Fa­tal road accidents on the rise

The Myanmar Times - - News - AYE NYEIN WIN ayenyein­win@mm­times.com

DE­SPITE a pledge to re­duce road deaths by half, the num­ber of ca­su­al­ties has con­tin­ued to in­crease in the first eight months of this year. Nearly 3500 peo­ple have died on Myan­mar’s roads from the start of the year un­til Septem­ber 30, po­lice of­fi­cials an­nounced at a con­fer­ence held this week in Nay Pyi Taw.

“From Jan­uary 1 to Septem­ber 30, 2016, 11,970 accidents have been recorded lead­ing to 19,095 in­juries and 3480 deaths,” said Colonel Kyaw Htwe from the Myan­mar Po­lice Force in Nay Pyi Taw.

“On av­er­age, each day there are 43.85 accidents, 69.95 peo­ple in­jured and 12.75 deaths,” he added.

Last year, an av­er­age of 11.6 peo­ple were killed in au­to­mo­bile accidents each day. The ca­su­al­ties have climbed an­nu­ally: In 2003, an av­er­age of 2.3 peo­ple were killed daily.

Based on cur­rent fig­ures, the num­ber of accidents, in­juries and deaths on the coun­try’s roads is slated to again sur­pass last year’s to­tals.

“Like in other de­vel­op­ing coun­tries, in Myan­mar as more cars come on the roads there is an in­crease in accidents. That’s why we need to pay at­ten­tion and work to­gether to fight against road accidents like other ASEAN coun­tries have done,” said U Zaw Min Oo, di­rec­tor gen­eral of the Road Trans­port Ad­min­is­tra­tion Depart­ment (RATD).

With al­most 13 peo­ple dy­ing as a re­sult of traf­fic accidents each day, Myan­mar’s roads are among the most dan­ger­ous in South­east Asia.

The Oc­to­ber 28 Pol­icy De­vel­op­ment Con­fer­ence on Road Safety was or­gan­ised jointly by Heineken sub­sidiary APB Al­liance Brew­ery, the RATD, and the Min­istry of Trans­porta­tion and Com­mu­ni­ca­tion.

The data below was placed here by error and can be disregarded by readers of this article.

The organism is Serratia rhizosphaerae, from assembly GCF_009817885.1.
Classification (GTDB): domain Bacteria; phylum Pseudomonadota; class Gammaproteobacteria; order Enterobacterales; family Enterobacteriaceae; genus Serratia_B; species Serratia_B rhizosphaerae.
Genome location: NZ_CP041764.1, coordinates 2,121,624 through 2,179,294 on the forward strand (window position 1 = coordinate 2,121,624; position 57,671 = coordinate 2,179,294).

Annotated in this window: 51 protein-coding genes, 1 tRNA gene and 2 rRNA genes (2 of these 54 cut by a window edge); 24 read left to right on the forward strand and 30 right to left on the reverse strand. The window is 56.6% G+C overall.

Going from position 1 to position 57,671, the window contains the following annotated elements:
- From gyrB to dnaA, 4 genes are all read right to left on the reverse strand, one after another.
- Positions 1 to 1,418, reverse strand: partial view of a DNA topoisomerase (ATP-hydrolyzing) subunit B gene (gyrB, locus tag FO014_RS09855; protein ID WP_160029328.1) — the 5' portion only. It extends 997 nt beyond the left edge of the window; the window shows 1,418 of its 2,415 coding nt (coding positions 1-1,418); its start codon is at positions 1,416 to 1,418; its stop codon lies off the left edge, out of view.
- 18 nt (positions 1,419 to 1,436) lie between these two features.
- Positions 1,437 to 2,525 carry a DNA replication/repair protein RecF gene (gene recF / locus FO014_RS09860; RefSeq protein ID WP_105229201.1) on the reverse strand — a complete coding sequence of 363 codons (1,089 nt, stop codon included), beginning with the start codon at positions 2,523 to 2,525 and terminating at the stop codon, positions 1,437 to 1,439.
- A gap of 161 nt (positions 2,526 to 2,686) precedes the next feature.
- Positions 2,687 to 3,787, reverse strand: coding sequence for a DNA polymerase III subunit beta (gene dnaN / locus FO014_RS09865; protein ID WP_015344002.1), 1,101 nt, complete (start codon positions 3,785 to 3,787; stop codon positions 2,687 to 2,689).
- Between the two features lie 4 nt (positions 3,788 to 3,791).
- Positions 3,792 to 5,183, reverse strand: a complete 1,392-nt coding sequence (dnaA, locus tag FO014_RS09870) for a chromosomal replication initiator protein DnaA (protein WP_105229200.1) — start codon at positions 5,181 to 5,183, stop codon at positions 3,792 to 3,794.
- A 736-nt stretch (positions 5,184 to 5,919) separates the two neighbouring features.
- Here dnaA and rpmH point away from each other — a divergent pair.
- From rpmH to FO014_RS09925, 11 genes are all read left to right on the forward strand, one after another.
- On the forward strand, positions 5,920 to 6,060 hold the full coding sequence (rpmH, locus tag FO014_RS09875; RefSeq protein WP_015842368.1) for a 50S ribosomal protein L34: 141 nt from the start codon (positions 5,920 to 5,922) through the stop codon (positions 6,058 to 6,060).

The event was at­tended by rep­re­sen­ta­tives from var­i­ous min­istries, po­lice de­part­ments, pri­vate sec­tor com­pa­nies, CSOs and MPs.

In a bid to curb the in­creas­ing num­ber of deaths and in­juries on the coun­try’s roads, Min­is­ter for Trans­port and Com­mu­ni­ca­tion U Thant Sin Maung an­nounced at the con­fer­ence that from Novem­ber 1, cars with­out proper seat­belts would not be reg­is­tered or re-reg­is­tered.

Deputy di­rec­tor Daw Pa Pa Lin of the RATD said her or­gan­i­sa­tion would work on up­dat­ing cur­rent reg­u­la­tions con­cern­ing seat­belts and baby seats in the near fu­ture.

For their part, the third co-host of the event, APB Al­liance Brew­ery, said that they would con­tinue to ed­u­cate the pub­lic on road safety through the edu­tain­ment cam­paign they have been run­ning since 2014.

“We ex­pect our cam­paign to reach more than 15 mil­lion peo­ple through all pos­si­ble chan­nels to gain aware­ness for road safety and live sav­ing rules. We have also cre­ated the Shwe Lann game app where the peo­ple can down­load and post car­toons. We will be able to re­duce 50 per­cent of the road accidents by 2020,” said Zita Schellekens, di­rec­tor of cor­po­rate re­la­tions for APB Al­liance.

For­mer MP Daw Nyo Nyo Thin lauded the hosts for their col­lab­o­ra­tive ap­proach to the prob­lem but called for greater pub­lic in­put.

“Col­lab­o­ra­tive ac­tions are very im­por­tant but in or­der to have true col­lab­o­ra­tion, we need to hear from the pub­lic. We should only im­ple­ment poli­cies that the pub­lic have co­op­er­ated on,” she said.

Photo: Staff

In the first eight months of this year, 12.75 peo­ple died on av­er­age each day in road accidents.

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